diving in bundaberg, australia

Bundaberg dive guide



Bundaberg Diving



Scuba diving in Bundaberg

Bundaberg located on the Southern Great Barrier Reef in Queensland. Bundaberg's diving consists of beautiful reefs, wrecks and some of the best shore dives in Queensland. A wide variety of marine lives are located in this beautiful area like beautiful soft corals, gorgonians, sea whips, sponges and many species of nudibranchs.

Always dive according to your level of training.
Never enter the water without checking with the Bundaberg diving centers for safety, additional information, level required for each dive site and without being accompanied by a professional.
All the information provided is purely informative for our readers and shouldn't be used as is to plan your immersion.

Average annual temperature: Between 25°C to 31°C (78° F and 88° F)
Average water temperature: Between 20°C and 27°C (68° F and 80° F)
Average Visibility: from 3 to 98 feet (10 to 30 meters)
Coldest time: July
Warmest time: January
Possible to dive all year round.

Bundaberg's dive sites are suitable for snorkelers and divers of all levels of expertise. It is beautiful coral reefs are located just minutes away from shore see the Bundaberg diving map. Not only it has natural reefs but also it offers great experiences in its artificial reefs. Bundaberg's artificial reefs were made by a group of dedicated divers whose aim was to help the growth of and protect the unique marine lives in the area. Turtles, large rays, dolphins, barracuda and wobbegong sharks are making these artificial reefs; and the wrecks in it their home. Don't miss turtle breeding season which begins from spring to summer. If you visit in winter months so you can get to see whales and dolphins. Woongarra Marine Park offers a wide diversity of dive sites it is located only 15 minutes from Bundaberg.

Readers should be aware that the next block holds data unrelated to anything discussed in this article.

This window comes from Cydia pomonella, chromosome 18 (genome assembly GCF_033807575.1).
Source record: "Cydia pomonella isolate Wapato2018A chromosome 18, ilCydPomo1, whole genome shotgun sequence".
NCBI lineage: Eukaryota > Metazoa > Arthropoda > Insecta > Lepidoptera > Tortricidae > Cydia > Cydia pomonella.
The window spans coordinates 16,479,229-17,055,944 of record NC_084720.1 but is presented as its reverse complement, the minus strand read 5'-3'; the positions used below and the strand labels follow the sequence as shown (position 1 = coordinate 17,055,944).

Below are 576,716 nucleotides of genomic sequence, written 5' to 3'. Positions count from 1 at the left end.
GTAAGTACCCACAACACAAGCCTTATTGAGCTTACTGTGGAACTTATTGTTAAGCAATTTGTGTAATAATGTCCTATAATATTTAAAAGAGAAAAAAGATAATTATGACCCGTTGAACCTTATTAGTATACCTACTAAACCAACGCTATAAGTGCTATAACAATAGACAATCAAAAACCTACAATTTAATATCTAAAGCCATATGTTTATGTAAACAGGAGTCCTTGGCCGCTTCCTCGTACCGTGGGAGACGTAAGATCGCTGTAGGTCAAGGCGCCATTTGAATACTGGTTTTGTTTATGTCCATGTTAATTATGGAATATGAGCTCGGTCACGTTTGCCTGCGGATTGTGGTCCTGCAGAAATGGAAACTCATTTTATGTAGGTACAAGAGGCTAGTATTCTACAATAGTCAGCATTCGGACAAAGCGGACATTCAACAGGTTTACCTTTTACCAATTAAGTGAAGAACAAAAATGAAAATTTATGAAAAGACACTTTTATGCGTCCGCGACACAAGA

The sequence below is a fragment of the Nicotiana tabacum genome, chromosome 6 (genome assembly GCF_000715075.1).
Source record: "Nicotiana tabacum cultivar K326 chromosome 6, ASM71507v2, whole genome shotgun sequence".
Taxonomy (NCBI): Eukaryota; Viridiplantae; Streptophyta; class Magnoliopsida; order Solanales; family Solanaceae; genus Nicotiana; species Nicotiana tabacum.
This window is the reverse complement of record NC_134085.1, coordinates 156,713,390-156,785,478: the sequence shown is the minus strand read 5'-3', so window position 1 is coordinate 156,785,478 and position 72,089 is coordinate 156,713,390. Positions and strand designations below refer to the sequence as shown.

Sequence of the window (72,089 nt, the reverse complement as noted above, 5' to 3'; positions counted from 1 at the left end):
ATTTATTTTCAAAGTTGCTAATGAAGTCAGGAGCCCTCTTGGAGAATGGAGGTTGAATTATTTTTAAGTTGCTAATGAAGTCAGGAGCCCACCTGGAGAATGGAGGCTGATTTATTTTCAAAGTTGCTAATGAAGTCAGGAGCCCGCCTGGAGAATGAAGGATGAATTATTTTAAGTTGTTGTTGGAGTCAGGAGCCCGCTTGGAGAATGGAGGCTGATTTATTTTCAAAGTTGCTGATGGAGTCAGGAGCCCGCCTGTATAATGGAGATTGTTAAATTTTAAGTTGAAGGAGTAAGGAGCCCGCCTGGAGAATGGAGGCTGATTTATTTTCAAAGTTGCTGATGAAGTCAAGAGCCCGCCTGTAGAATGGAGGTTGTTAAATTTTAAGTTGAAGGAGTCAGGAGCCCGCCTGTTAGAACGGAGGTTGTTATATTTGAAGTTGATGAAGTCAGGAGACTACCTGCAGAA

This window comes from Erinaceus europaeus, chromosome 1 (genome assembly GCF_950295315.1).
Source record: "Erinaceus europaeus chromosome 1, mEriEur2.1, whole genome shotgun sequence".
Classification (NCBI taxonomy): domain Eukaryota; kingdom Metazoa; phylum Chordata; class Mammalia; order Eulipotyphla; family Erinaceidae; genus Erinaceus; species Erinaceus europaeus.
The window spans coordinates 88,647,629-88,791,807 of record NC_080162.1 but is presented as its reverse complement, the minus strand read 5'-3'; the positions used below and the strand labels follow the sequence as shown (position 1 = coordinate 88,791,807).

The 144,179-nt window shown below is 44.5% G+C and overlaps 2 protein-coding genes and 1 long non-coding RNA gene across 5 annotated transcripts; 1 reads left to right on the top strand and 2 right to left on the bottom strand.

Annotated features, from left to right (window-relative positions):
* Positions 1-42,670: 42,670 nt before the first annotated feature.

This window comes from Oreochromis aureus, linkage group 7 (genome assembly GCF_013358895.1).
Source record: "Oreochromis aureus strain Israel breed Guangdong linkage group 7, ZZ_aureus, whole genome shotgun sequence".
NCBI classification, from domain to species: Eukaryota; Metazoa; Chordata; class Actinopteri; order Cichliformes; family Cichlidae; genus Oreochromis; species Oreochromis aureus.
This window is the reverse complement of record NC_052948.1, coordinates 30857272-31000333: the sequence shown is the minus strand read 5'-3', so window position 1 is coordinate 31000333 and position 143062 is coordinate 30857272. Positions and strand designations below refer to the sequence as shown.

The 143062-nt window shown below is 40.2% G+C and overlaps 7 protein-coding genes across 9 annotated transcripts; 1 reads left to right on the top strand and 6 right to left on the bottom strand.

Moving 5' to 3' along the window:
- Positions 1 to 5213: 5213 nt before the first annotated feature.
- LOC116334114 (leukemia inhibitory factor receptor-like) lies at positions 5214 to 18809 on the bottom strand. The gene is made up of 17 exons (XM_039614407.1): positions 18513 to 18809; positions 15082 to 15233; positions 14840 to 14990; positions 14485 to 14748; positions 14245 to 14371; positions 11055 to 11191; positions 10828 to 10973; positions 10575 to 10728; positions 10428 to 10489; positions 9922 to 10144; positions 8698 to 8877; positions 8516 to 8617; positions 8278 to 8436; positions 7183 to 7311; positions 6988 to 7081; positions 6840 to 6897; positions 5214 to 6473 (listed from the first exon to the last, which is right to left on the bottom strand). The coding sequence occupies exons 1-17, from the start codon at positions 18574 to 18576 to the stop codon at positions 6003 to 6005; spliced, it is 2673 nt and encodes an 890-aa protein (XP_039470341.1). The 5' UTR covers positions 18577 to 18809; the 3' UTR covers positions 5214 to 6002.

Some of Bundaberg dive sites.

Lady Musgrave Island is considered the largest coral lagoon in the entire Great Barrier Reef. It suits snorkelers and scuba divers as well. It is at a depth ranging from 16 to 98 feet (5 to 30 meters). Enjoy diving its walls ans drop offs. Lady Musgrave diving offers wider choices than any other spot on the reef. Enjoy the abundance of marine life in this area; it includes reef sharks, stingrays, sea snakes, dolphins and manta rays.

The Ceratodus II is one of Bundaberg's famous wreck sites. It is part of Cochrane Artificial Reef. The 164 feet (50 meters) long barge scuttled in 1992 and now it lies in 32 to 65 feet (10 to 20 meters) of water. It suits divers of all levels of expertise. The wreck is home to large schools of baitfish, tuna and barracuda.

Fitzroy Reef Lagoon is a great reef site. It is at a depth of 32 to 98 feet (10 to 30 meters) deep. This reef has some famous dive sites in the like The Keyhole, Sharky Ledge, Rainbow Wall and Neil's Peak. All these sites offer a great scuba diving experience. There are over 2,500 species that was discovered on this reef. Colorful coral reef and abundant tropical fish are seen in this site.

Barolin Rocks is one of Woongarra Marine Park's shore dive sites. This site is at a depth of 32 feet (10 meters). It is a rocky dive site as its name may indicate with plenty of colorful hard and soft corals. It is home to wobbegong shark. It is excellent for night and drift dive.

Two Mohawks is another beautiful wreck site. Two Mohawk aircraft were sunk in this site in 1996. It is at a depth ranging from 52 to 59 feet (16 to 18 meters). Now it is home to large grouper, turtles and large rays.

Burkitt's Reef is suitable for snorkelers and divers of all levels of expertise. It offers some great drift diving near the shorelines.

Evan's Patch is a popular dive sites in the area. It is at a depth ranging from 68 to 75 feet (21-23 meters). It is suitable of experienced divers and is home to many species of marine life.

The 2 Light Ships were sunk in 2000 at a depth of 59 feet (18 meters). They harbour a vast amount of marine life.

The Barge was sunk in 1999 at a depth of 49 feet (15 meters). Now it's fully covered with corals and sponges. You are bound to see lots of different kinds of schools small fish.

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